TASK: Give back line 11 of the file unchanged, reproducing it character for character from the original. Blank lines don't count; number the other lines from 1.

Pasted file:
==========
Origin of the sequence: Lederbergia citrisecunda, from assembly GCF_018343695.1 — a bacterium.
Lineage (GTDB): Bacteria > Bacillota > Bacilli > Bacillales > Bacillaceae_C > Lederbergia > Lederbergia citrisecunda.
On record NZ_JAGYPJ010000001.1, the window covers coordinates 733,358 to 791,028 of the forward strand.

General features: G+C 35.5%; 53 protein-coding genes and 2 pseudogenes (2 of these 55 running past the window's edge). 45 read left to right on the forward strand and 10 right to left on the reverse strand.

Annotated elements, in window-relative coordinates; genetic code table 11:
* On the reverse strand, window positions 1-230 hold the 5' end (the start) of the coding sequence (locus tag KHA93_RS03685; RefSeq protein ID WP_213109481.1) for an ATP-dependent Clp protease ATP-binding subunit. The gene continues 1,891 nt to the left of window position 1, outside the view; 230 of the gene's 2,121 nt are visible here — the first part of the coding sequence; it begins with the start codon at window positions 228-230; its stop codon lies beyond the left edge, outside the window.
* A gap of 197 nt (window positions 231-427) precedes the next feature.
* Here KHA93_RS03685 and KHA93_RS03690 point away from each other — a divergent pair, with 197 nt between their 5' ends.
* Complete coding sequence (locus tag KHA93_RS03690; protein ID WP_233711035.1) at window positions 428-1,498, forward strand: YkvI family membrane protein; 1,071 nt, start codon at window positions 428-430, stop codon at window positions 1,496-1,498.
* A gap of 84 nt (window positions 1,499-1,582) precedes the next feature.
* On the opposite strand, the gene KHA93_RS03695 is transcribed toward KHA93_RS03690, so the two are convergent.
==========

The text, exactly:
* On the opposite strand, the gene KHA93_RS03695 is transcribed toward KHA93_RS03690, so the two are convergent.